Grand Cayman's West Wall offers the most diverse diving in the Cayman Islands. A seven-mile stretch of drop-off runs parallel with the curved shoreline and it is loaded with exciting dive sites - walls, wrecks, caverns and shallow reefs. The vertical wall (the edge of an undersea mountain) begins at 60 feet and plummets straight away into the blue abyss, 1000 feet below.
While the general geology is the same, each of the vertical wall sites offers something very special. Here are excerpts from my dive log notes on what I have discovered to be distinctive about these dive sites...
A very unique coral bridge or archway has formed over a bowl shaped cutout in the reef. It serves as a natural refuge for schools of horse-eye jacks and tarpon. Depth to the bottom of the archway is about 70 feet. There is usually a slight current which keeps this area clean and the visibility 100 feet plus.
The vertical face of the main canyon is covered with large orange colored elephant ear sponges - dozens of them. It makes the wall appear solid orange and thus explains the dive site's name. Huge deep sea gorgonian fans bend and sway in the current, beckoning divers to explore this beautiful reef.
A large coral spire stands alone, off the main wall, rising up from 160 feet to within 65 feet of the surface. The vertical sides are draped in a tapestry of sponges, soft corals, gorgonians and black coral. Part way down the pinnacle, there is a small tunnel that passes completely through this vertical formation. It too is covered in a floral arrangement of fans, soft corals and sponges.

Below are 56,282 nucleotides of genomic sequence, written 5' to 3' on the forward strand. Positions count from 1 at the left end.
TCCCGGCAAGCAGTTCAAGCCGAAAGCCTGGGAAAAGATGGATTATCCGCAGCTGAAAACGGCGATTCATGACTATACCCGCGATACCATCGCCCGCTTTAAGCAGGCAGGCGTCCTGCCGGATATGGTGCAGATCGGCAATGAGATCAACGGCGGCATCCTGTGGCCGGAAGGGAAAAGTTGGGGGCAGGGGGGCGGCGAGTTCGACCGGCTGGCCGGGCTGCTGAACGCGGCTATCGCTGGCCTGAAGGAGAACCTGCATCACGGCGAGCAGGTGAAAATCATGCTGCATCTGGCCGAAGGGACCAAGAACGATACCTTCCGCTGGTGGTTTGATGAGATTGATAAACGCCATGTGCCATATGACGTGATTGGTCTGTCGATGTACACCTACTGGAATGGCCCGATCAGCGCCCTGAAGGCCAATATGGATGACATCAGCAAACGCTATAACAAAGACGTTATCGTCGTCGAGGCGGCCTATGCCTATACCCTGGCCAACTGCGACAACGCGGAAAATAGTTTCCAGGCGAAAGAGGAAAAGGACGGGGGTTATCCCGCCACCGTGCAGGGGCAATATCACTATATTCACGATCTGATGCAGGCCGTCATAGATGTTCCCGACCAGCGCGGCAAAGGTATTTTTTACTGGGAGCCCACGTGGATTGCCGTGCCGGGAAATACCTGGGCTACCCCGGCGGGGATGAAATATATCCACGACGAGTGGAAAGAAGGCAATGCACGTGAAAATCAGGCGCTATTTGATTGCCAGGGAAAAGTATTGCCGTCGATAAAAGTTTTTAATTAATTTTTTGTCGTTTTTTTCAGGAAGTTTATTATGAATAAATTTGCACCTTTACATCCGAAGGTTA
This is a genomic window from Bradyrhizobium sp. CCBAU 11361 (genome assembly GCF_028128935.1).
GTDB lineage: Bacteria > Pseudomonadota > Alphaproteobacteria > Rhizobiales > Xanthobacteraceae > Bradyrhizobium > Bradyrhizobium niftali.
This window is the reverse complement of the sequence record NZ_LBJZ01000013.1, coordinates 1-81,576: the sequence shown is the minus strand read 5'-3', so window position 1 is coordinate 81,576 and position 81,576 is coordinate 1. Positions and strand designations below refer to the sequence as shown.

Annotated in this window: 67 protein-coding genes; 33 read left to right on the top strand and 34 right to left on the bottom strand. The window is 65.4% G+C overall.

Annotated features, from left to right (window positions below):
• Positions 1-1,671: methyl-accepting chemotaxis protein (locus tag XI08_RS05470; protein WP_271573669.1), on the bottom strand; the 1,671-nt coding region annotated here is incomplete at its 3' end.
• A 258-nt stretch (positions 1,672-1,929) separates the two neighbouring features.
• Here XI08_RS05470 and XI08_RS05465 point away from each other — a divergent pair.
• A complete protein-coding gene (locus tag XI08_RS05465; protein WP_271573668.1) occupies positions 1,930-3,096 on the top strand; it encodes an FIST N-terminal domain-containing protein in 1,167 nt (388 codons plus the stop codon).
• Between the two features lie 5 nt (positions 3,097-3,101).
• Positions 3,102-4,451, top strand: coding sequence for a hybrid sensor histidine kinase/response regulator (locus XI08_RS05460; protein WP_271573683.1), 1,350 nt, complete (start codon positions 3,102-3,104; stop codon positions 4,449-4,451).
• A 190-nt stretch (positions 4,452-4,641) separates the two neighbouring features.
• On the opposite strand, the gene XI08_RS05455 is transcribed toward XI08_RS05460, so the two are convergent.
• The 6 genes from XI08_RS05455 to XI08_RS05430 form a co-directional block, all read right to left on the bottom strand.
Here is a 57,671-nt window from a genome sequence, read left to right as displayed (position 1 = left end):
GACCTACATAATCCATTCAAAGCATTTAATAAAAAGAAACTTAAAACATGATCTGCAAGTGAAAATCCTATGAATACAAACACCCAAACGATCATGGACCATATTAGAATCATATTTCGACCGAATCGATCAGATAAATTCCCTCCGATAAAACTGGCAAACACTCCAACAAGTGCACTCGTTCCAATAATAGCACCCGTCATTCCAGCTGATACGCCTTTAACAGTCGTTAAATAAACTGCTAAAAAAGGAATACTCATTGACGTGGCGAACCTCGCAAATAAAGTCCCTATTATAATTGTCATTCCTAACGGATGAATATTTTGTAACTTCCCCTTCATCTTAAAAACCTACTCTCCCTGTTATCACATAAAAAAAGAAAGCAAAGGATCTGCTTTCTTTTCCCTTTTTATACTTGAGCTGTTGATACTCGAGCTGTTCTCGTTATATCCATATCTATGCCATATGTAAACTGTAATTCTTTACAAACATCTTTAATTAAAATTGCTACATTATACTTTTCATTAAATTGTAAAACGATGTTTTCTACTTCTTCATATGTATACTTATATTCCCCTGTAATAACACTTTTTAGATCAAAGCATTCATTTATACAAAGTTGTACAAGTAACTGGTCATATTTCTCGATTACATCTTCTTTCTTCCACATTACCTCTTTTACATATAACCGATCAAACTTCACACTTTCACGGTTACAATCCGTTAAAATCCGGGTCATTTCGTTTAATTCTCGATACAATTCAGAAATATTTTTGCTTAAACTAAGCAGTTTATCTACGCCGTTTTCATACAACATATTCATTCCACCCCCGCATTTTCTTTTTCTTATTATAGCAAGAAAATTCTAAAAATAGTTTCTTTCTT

Two long tunnels cut deeply into the face of this vertical wall, forming long narrow passageways. The tunnels are fascinating to explore and at a deeper depth of 110 feet they empty out into a blue void where pelagics sometimes pass. Visitors are usually greet by friendly French and Gray Angelfish that inhabit this site.
A massive coral pinnacle has a narrow tunnel that winds its way through the formation and is call Dragon's Hole. This site has always been my favorite for giant basket sponges that grow on the lower slopes, some of them measuring 5 feet across.
A 300-foot wide river of white sand cuts through the wall and flows from the sand flats down a steep slope. As it travels downward, the side walls begin to narrow, forming a funnel that eventually ends with the sand spilling over a vertical wall. All of this is frozen in motion until a storm produces sufficient energy to move the sand down the chute and over the lip of the wall. Lots of small cave and large sponges in this area.
TRINITY CAVES Three long narrow canyons lead from the sand flats toward the edge of the wall. In some spots coral has grown over the top of the canyons, transforming them into tunnels. The exit point of these tunnels is decorated with a marvelous array of deep sea gorgonian fans, big sponges and black coral.